Theoretical Background
Rationale and Hypotheses
The Interactive Model


The Specific Propensity Model
The Interactive Model


The Wild Card Effect and Military Retention:
Latent Social Identities in an
Interactive Organizational Commitment Model

Theoretical Background

The force that holds individuals together as members of an organization has been a subject of intense study throughout the development of the social sciences. Modern research uniformly studies the phenomenon of organizational commitment (OC). Commitment has been examined under many names over the years: teamwork, loyalty, espirit de corps (Fayol, 1949), cohesion (Fayol, 1949; Festinger, Schachter, and Back, 1950), equilibrium (Roethlisberger & Dickson, 1943; Barnard, 1938; March & Simon, 1958), willingness, cooperation, and others. The most widely accepted definition is comprised of three parts: 1) a strong belief in and acceptance of the organization's goals and values, 2) a willingness to exert considerable efforts on behalf of the organization, and 3) a definite desire to maintain organizational membership (Porter, Steers, Mowday, & Boulian, 1974).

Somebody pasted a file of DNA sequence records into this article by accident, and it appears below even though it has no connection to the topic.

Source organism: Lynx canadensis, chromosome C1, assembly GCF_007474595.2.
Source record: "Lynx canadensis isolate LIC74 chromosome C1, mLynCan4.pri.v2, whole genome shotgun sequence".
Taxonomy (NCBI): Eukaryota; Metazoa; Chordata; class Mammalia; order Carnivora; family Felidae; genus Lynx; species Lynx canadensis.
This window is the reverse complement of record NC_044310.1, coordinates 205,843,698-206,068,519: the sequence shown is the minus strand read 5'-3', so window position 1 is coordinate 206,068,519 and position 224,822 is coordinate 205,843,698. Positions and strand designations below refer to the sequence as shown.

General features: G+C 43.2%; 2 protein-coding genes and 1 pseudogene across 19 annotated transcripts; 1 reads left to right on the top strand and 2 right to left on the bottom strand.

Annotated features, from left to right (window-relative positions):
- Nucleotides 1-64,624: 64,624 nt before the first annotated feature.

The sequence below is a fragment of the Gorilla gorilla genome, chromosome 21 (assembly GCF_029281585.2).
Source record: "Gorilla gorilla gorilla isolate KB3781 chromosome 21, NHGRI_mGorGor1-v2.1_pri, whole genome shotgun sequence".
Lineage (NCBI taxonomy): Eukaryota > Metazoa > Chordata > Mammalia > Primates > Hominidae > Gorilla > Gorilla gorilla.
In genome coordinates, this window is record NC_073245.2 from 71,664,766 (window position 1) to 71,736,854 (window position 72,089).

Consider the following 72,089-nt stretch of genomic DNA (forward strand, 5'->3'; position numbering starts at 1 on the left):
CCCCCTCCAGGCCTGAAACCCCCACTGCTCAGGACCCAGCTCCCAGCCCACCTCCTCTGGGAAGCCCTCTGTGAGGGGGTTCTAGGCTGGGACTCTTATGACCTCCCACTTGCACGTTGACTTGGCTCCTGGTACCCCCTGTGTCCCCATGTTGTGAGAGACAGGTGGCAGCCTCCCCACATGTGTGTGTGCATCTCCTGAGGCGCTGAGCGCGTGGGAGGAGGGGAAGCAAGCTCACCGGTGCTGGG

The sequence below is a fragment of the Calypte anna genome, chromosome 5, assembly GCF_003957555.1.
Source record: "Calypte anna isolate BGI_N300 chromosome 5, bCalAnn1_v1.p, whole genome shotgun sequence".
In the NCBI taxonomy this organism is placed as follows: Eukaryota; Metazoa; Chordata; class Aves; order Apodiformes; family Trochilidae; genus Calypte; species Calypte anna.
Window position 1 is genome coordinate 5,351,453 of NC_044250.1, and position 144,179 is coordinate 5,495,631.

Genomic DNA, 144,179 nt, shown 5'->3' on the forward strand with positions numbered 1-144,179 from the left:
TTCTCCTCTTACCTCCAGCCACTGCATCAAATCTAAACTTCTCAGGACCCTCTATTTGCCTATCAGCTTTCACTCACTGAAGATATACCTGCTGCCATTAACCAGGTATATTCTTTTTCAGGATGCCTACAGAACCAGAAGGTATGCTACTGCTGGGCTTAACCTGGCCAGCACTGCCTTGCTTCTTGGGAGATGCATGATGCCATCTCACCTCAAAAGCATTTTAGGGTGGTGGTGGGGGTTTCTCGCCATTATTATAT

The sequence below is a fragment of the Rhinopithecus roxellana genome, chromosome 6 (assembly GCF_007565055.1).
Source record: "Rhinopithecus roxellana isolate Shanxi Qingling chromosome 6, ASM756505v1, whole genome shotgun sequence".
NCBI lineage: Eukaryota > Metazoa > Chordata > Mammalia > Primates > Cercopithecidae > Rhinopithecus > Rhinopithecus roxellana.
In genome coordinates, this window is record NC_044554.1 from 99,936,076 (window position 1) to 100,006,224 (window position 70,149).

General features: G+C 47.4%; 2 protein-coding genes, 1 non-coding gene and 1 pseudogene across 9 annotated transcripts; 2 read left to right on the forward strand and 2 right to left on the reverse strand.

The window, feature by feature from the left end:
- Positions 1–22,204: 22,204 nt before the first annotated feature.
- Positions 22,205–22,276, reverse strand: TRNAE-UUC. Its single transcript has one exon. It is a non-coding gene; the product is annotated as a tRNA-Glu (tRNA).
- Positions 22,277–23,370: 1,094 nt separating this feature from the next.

Occupational Commitment

Another type of commitment is also present in most employment organizations. Members may have varying degrees of occupational commitment, or as it has also been called, professional commitment. This is defined as an individual's loyalty to a specific occupational field (Gouldner, 1957). Thus, an attorney's commitment to the profession exists as a separate force from commitment to a particular law firm. Lawyers who leave their positions at a particular firm are not likely to leave the legal profession.

Outcomes of OC

OC contributes to job satisfaction (Bateman & Strasser, 1984; Williams & Hazer, 1986), and a lack of OC results in absenteeism and turnover (Mayo, 1924; Roethlisberger & Dickson, 1943; Steers; 1977; Finegan, 2000). An organization which is unable to maintain commitment on the part of its members will cease to exist (Weber, 1947).

A Two-component OC Model